Practical Observations on the Improvement and Management of Mountain Sheep and Sheep Farms

Practical Observations on the Improvement and Management of Mountain Sheep and Sheep Farms

By (author) 

List price: US$14.88

Currently unavailable

We can notify you when this item is back in stock

Add to wishlist

AbeBooks may have this title (opens in new window).

Try AbeBooks

Description

This historic book may have numerous typos and missing text. Purchasers can download a free scanned copy of the original book (without typos) from the publisher. Not indexed. Not illustrated. 1815 edition. Excerpt: ...as they have gained in quantity, both kinds are on an equal footing. Independently of wool, the Cheviot have the following advantages: They can be reared or bred on mountains, which can be done at a much cheap-, cr rate than on arable land; they can be fed on land that will not feed Leicester, and, when fed, their mutton is of a superior quality, not to the delicate taste only, but to the labourer. By way of illustrating what I mean, I shali make the following comparison. Suppose a field equally prepared and manured, and all of an equal quality, for turnips, one half of it sown with the. common large kind, and the other with yellow or Swedish5 although the common kind be the heaviest crop, the Swedish, or yellow, from their richer quality, will produce as much mutton or beef, if cattle or sheep are fed upon them, as if they had been fed on the common kind. The same holds with the mutton of Cheviot sheep; for a less quantity, from its superior quality, will support the human body, than will be required of mutton of coarser grain. At Skipton I accidentally met in with a company of graziers and butchers. One grazier, while selling some Scotch cattle to a butcher, made a number of comparisons between the qualities of Scotch and English beef, one of which struck me more forcibly than the rest. He said, if he were to feed a pack of hounds with beef, he would give Id. per lb. more for Kyle beef than he would do for the best English beef, and, for the same money, have the dogs in better order. I have often thought that there was a great deal of justice in the remark, and that the same holds equally true with mutton that it does with beef. Every one knows that the more solid, the closer and finer that the grain of any kind of butcher meat is, the I am...show more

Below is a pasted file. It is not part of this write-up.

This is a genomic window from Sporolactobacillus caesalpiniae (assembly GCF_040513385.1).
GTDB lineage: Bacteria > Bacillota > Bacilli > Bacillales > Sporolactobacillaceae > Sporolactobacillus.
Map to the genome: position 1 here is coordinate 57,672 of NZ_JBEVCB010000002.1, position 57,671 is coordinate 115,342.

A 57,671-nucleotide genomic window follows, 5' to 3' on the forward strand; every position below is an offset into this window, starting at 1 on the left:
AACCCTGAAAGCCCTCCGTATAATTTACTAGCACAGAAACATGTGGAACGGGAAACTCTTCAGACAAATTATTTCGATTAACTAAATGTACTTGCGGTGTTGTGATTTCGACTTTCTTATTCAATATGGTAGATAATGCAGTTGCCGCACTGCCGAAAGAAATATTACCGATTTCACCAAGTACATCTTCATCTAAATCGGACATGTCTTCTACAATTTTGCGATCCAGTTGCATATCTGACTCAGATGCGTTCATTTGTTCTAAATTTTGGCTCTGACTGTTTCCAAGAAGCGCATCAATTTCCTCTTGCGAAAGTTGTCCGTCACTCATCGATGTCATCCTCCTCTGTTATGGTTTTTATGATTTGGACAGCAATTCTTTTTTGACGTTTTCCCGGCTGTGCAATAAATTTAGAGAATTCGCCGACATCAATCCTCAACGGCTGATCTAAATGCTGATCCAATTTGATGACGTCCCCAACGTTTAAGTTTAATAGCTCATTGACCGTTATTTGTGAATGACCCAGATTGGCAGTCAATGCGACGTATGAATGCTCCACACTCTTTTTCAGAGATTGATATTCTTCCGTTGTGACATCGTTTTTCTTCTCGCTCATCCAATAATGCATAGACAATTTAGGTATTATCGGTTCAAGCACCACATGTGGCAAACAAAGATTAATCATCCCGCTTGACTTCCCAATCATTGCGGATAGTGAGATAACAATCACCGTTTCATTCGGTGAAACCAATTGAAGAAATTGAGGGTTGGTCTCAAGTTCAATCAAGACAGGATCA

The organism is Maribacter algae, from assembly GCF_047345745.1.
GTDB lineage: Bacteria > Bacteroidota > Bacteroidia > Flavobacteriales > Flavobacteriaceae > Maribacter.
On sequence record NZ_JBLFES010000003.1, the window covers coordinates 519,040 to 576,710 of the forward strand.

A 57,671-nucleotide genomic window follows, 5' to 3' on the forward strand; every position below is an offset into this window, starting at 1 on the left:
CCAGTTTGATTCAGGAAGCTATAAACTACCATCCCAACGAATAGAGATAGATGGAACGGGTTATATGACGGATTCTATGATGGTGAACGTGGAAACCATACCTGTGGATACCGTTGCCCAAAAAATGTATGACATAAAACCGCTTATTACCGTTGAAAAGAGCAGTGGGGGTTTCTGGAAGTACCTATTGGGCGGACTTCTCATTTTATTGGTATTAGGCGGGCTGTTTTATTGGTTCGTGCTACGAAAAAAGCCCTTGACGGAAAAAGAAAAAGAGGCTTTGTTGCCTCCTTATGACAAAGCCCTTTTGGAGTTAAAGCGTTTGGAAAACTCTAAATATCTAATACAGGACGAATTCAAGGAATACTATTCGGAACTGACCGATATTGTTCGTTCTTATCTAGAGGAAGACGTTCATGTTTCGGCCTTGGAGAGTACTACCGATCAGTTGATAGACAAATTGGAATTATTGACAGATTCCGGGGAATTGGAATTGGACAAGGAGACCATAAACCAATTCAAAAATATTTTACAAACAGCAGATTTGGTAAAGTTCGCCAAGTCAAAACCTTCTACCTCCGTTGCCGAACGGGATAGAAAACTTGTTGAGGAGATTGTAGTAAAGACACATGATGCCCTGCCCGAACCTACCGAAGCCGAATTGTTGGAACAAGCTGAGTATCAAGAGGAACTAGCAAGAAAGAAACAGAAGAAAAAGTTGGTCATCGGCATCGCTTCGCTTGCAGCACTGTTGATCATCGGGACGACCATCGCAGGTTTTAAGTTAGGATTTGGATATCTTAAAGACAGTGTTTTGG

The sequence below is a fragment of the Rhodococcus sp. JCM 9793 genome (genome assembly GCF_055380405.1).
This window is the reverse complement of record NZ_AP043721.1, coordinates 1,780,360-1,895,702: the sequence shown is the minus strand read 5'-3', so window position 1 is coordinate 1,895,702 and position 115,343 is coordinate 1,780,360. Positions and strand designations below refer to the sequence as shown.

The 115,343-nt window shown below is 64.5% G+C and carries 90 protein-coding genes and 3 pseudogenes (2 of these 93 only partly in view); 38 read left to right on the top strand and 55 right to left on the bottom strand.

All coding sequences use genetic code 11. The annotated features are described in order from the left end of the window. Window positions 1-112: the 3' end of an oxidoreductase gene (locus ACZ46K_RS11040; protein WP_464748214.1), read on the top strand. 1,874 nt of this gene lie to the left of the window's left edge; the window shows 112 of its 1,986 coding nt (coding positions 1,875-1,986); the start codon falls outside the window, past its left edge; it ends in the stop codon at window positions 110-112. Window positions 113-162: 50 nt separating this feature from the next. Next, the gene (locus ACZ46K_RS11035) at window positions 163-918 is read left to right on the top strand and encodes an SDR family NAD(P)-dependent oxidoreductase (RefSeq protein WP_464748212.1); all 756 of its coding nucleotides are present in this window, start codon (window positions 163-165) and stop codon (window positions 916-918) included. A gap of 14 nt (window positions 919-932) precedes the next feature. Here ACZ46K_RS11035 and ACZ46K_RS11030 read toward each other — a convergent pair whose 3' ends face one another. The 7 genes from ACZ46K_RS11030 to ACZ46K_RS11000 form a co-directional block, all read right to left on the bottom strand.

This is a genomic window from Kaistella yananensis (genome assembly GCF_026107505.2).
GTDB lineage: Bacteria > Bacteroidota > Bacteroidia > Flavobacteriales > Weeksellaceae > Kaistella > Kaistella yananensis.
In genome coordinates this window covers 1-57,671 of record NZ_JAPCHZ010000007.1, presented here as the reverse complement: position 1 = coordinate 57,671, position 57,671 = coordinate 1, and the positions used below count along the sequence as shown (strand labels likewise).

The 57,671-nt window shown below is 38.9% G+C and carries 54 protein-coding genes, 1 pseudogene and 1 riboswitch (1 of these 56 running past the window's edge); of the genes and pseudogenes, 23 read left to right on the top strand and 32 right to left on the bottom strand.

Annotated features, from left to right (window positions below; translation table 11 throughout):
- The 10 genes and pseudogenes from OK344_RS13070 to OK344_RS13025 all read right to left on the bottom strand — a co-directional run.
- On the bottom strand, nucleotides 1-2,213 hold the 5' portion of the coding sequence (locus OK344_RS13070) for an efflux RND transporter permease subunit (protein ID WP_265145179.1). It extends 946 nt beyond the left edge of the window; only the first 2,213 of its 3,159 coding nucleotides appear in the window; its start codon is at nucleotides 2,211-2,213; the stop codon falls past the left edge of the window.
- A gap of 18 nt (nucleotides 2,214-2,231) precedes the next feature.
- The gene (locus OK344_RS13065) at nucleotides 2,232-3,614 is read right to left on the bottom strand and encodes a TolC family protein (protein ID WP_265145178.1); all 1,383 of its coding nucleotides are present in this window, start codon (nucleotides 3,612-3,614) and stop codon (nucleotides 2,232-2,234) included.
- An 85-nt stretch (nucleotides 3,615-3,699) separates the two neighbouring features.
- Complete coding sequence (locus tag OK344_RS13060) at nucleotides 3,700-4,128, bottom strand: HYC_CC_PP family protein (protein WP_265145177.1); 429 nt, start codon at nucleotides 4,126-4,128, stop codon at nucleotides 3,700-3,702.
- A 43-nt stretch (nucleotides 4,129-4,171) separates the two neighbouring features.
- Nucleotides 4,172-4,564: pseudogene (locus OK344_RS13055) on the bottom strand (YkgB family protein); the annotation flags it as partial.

Product details

  • Paperback | 40 pages
  • 189 x 246 x 2mm | 91g
  • Rarebooksclub.com
  • Miami Fl, United States
  • English
  • black & white illustrations
  • 1236499042
  • 9781236499042